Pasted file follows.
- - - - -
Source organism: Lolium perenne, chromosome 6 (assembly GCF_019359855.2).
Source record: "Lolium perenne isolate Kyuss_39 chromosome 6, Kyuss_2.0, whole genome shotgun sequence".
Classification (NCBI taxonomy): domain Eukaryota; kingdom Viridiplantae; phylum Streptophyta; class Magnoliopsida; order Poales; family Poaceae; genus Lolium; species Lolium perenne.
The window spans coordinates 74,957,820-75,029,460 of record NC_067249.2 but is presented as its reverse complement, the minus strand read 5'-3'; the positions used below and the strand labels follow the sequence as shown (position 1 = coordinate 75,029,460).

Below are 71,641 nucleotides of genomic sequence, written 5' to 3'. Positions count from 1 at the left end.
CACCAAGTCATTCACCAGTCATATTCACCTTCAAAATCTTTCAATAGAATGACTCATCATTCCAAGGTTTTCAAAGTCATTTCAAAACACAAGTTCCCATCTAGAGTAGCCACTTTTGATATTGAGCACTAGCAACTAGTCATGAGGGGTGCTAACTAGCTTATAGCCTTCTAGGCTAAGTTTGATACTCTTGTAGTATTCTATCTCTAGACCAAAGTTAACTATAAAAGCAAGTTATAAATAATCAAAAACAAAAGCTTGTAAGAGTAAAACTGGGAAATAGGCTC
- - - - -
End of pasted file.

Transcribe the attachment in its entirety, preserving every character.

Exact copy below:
Source organism: Lolium perenne, chromosome 6 (assembly GCF_019359855.2).
Source record: "Lolium perenne isolate Kyuss_39 chromosome 6, Kyuss_2.0, whole genome shotgun sequence".
Classification (NCBI taxonomy): domain Eukaryota; kingdom Viridiplantae; phylum Streptophyta; class Magnoliopsida; order Poales; family Poaceae; genus Lolium; species Lolium perenne.
The window spans coordinates 74,957,820-75,029,460 of record NC_067249.2 but is presented as its reverse complement, the minus strand read 5'-3'; the positions used below and the strand labels follow the sequence as shown (position 1 = coordinate 75,029,460).

Below are 71,641 nucleotides of genomic sequence, written 5' to 3'. Positions count from 1 at the left end.
CACCAAGTCATTCACCAGTCATATTCACCTTCAAAATCTTTCAATAGAATGACTCATCATTCCAAGGTTTTCAAAGTCATTTCAAAACACAAGTTCCCATCTAGAGTAGCCACTTTTGATATTGAGCACTAGCAACTAGTCATGAGGGGTGCTAACTAGCTTATAGCCTTCTAGGCTAAGTTTGATACTCTTGTAGTATTCTATCTCTAGACCAAAGTTAACTATAAAAGCAAGTTATAAATAATCAAAAACAAAAGCTTGTAAGAGTAAAACTGGGAAATAGGCTC